Why is Security so Difficult to Define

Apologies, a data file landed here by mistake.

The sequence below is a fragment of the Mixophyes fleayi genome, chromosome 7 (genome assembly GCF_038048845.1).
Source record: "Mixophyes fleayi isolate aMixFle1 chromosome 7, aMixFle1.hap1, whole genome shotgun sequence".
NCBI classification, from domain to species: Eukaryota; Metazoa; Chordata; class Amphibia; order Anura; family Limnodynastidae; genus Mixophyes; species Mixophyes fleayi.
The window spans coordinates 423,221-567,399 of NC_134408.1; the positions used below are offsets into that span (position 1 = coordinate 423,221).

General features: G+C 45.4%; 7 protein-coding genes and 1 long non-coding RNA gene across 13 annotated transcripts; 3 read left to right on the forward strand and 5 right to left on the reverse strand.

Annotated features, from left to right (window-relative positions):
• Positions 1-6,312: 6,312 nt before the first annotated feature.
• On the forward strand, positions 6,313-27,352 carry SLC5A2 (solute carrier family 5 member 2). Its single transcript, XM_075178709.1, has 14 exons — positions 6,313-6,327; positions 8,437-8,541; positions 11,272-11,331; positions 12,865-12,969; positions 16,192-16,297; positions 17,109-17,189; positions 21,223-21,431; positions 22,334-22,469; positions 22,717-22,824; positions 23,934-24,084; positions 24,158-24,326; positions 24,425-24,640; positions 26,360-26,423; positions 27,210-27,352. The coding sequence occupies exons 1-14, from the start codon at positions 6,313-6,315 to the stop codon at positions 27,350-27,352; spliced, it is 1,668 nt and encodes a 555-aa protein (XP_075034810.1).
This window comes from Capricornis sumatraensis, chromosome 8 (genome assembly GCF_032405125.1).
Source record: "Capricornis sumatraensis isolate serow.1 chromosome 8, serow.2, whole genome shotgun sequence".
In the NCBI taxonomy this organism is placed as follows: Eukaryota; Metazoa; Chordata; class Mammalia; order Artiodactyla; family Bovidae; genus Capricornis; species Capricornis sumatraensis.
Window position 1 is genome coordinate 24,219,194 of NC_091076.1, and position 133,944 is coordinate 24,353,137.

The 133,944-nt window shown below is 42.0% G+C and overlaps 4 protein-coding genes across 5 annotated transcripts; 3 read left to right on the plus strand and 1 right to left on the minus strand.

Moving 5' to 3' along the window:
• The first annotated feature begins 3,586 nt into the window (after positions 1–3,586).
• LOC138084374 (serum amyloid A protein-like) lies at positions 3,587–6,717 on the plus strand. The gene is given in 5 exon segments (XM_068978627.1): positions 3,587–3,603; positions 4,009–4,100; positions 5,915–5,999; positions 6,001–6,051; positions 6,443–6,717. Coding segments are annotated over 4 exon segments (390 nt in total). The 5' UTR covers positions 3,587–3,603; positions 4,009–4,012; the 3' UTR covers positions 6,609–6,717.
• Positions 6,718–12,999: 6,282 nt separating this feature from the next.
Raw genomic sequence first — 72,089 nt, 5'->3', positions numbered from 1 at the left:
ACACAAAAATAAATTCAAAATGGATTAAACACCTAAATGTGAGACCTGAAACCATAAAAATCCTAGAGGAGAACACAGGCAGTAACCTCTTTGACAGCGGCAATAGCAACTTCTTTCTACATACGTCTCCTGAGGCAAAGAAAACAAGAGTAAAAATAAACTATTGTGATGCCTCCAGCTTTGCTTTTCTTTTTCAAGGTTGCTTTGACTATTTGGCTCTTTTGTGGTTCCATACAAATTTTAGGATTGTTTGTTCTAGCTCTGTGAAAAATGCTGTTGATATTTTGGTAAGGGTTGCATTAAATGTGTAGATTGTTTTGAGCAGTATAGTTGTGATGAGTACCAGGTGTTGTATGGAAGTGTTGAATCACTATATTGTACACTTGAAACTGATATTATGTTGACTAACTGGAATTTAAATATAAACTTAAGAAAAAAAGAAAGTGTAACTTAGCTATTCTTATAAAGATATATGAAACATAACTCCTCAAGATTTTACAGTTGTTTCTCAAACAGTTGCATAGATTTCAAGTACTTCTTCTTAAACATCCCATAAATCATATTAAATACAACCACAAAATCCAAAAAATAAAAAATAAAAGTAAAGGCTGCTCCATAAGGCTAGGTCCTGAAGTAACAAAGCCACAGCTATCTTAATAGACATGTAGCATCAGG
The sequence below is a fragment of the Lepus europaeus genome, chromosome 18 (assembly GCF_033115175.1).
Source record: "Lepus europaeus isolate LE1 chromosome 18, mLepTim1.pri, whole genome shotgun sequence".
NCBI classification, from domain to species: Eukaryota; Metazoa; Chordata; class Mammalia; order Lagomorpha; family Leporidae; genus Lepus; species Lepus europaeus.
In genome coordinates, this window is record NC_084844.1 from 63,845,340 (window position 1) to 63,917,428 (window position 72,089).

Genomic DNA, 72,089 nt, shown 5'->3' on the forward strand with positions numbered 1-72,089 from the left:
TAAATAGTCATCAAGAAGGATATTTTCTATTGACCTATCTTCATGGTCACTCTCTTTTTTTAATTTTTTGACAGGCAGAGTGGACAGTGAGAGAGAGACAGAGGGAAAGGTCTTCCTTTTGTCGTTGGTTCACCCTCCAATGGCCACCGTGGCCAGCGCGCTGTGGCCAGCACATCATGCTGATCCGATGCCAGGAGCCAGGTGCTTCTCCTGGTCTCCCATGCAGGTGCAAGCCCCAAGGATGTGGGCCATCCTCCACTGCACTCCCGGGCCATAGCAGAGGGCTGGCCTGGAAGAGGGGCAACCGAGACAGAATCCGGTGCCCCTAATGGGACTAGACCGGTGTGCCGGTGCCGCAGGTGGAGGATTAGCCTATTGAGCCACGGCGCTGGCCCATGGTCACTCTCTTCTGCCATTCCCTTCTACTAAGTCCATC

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The retired person needs financial security that will see them through their old age without being dependent on an absent or unwilling sibling. The society as a whole needs security from control over other alien societies. The religious beliefs that one follows need protection from influence and attack from other faiths and beliefs. Politically, every individual and society as a whole needs security from attack from other countries which includes protection from unacceptable forms of governance. The religious and multiracial mix seen in many advanced societies has also given rise to the protection of individual and religious/racial sections within a society due to increasing levels of intolerance from other sections. Hence, the complexity of today’s world coupled with growing global interaction (intended and unintended) has made the issue of security quite complex and difficult to define. Old threats like direct attacks (traditional war) have sort of disappeared and are now replaced by new ones like terrorism and financial control. This paper is a review of security with regard to politics in today’s complex world. It is really an explanation as to why security in today’s world is difficult to define due to many factors.Various connotations of political security: It is interesting to note that the concept of political security has changed over the years. Ask a person a hundred years back about security and the reply would inevitably be a blatant attack from another country. Probably, the earliest or even classical notion of security was the use of military force rather than on any ideology. The classical definition of security studies is the study of the threat, use, and control of military force (Hentz Bas 3). But thisperception has changed to a large extent as the following views illustrate. In a sense, the word military force has been relegated to a position of lesser importance. David Lake (as quoted by de Mesquita et al) defines security with a dual point of view – one, freedom from the risk of death or impairment from violence by those external to the state, and two, the ability to accumulate wealth free from external coercion (Mesquita et al 498). This definition appears to give a broad picture of security, but the authors state that it should be narrowed down because of the following reason. A nation can attack another state as a deterrent to possible attacks from the latter.